Cement Kilns


Arlesey Eddystone Brand cement LogoArlesey Lime and Portland Cement Company Eddystone Brand.


  • Grid reference: TL18973510
  • x=518970
  • y=235100
  • 52°0'6"N; 0°16'1"W
  • Civil Parish: Arlesey, Bedfordshire

Clinker manufacture operational: 1883-1932

Approximate total clinker production: 1.76 million tonnes

Raw materials:

  • At first Grey Chalk (Zig-zag Chalk Formation: 94-97 Ma) from quarry at 519700,234200 and Gault Clay (Gault Formation: 100-112 Ma) from 518500,234900.
  • From around 1893, on reaching the Chalk Marl (West Melbury Marly Chalk Formation: 97-100 Ma) beneath the Grey Chalk, the upper part was used with sweetener chalk from Knebworth (Lewes Nodular Chalk Formation: 88-90 Ma) 524700,220900 by rail (15 km): intervening Totternhoe Stone was used for lime.
  • Subsequently a Grey Chalk pit was opened at 519850,234850.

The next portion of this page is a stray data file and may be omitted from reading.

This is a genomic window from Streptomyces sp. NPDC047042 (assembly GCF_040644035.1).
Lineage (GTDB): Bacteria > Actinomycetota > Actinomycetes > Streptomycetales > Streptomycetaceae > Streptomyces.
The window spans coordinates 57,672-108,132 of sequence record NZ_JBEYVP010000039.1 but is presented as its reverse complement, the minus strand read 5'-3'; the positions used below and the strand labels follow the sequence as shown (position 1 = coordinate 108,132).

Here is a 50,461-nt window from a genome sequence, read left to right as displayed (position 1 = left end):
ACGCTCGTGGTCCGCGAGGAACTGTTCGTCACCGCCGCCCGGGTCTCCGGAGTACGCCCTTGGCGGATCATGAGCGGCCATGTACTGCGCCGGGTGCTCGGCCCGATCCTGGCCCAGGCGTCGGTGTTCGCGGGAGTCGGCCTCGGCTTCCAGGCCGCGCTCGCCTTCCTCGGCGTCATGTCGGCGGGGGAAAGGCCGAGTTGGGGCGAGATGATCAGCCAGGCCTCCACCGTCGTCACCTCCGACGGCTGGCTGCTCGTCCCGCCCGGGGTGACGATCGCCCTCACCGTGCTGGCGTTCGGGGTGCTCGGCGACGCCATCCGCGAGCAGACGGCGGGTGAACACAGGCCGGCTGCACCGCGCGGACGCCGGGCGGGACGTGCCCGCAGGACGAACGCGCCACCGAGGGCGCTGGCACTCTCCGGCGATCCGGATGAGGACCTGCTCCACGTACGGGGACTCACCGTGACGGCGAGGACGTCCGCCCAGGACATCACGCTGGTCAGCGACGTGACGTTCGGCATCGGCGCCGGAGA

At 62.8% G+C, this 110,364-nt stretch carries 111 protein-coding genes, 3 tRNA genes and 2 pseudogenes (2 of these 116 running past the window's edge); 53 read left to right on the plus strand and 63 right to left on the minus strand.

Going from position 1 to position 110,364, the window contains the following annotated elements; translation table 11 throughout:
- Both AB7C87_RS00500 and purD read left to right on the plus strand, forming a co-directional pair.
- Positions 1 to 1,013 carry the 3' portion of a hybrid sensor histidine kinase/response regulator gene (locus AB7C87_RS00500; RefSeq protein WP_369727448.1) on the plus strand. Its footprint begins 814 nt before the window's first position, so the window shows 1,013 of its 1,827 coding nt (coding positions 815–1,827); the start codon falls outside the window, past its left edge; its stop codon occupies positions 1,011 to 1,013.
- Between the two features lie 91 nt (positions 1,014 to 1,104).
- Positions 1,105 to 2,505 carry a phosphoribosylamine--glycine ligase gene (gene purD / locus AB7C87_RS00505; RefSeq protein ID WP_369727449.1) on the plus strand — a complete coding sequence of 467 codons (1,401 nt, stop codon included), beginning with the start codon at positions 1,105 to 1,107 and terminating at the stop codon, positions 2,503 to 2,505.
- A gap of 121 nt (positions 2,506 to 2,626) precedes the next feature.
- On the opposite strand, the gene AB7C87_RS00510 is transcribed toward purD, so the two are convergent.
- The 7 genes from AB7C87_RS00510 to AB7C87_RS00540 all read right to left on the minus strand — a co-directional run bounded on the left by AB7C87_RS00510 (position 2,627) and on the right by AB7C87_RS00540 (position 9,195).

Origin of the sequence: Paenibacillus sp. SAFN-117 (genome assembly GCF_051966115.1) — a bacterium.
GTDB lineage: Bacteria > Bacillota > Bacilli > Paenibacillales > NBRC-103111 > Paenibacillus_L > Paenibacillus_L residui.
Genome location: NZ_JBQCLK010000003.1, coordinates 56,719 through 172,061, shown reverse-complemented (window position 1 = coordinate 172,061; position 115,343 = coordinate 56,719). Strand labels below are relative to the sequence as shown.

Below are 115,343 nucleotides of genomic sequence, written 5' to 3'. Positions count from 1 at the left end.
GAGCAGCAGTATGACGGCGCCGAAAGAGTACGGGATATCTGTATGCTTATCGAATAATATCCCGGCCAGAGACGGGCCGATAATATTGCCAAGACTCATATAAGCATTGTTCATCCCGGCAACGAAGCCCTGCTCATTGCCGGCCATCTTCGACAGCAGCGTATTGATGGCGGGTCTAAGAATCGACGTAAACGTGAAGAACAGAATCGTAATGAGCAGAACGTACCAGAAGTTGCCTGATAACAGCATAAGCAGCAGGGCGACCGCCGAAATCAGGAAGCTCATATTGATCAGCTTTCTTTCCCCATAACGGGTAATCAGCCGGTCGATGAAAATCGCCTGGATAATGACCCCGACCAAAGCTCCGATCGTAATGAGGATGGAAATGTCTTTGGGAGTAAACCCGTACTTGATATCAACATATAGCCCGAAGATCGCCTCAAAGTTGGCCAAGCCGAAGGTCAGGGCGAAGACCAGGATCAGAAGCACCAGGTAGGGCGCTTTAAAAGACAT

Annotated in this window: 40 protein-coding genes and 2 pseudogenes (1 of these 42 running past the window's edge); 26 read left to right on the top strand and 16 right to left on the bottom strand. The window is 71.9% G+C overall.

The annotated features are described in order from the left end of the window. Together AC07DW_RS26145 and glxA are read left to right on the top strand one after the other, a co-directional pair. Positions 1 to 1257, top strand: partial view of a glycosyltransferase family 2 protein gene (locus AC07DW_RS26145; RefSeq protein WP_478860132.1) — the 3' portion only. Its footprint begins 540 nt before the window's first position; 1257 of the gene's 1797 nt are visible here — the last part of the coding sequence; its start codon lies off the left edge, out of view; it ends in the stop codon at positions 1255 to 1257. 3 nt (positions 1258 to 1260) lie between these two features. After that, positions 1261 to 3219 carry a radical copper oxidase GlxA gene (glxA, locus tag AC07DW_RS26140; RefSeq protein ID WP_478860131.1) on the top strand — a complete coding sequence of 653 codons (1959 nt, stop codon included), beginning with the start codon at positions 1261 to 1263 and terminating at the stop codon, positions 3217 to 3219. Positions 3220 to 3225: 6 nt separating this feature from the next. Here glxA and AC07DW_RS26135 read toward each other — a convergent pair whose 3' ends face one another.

The plant was built to the north of the pre-existing lime and brick plant, on the site of the worked-out brickfield. The 1886 Engineer article implies that Portland cement manufacture had been subject to “costly and fruitless attempts” at the site before the plant described was launched. A previous plant called the "Hydraulic Lime and Cement Works" was put up for sale in October 1875. This had two 25-ton wet process bottle kilns along with three wash backs and drying flats, evidently using chalk marl alone. Evidently only hydraulic lime had been produced. When the new plant started, chalk and gault clay were used, the clay being already available from the much more substantial brickworks next door. The plant as first designed exemplifies the great simplicity and compactness of the “off-the-peg” cement plant of the 1880s. Read the Engineer article.. The plant started up with a set of six Johnson chamber kilns, capacity 120 t/week. In 1887 four locally-designed double-deck chamber kilns were installed, giving 100 t/week. Installed in 1888 was one of the second-generation Ransome rotary kilns which, like the others, failed to operate successfully, although Stokes used it to pilot his own developments in the 1890s. Seven more chamber kilns (210 t/week) were added in 1891. A further block of six (190 t/week) and four Schneider kilns consuming excess slurry dryings (320 t/week) were installed around 1900. This made the total capacity 940 t/week. It became one of only two plants (the other being Vectis) outside the Thames/Medway area comprising APCM in 1900. The installation of the rotary kilns involved the removal of the first block of chamber kilns in 1903. The remaining static kilns continued in commission, although only intermittently used: they were last operated in 1926. All transportation was by road and the Great Northern Railway. Although the raw materials were excellent and the site was strategically good, negotiations to extend the land southward failed and the reserves of high carbonate chalk were insufficient to make an upgrade worth while, so the plant closed with the 1932 downturn. Most of the site is long cleared, and is now partly occupied by a readymix plant, but the second chamber kiln block still remains. Some foundations are still visible on the unoccupied ground towards the railway. The quarries are flooded.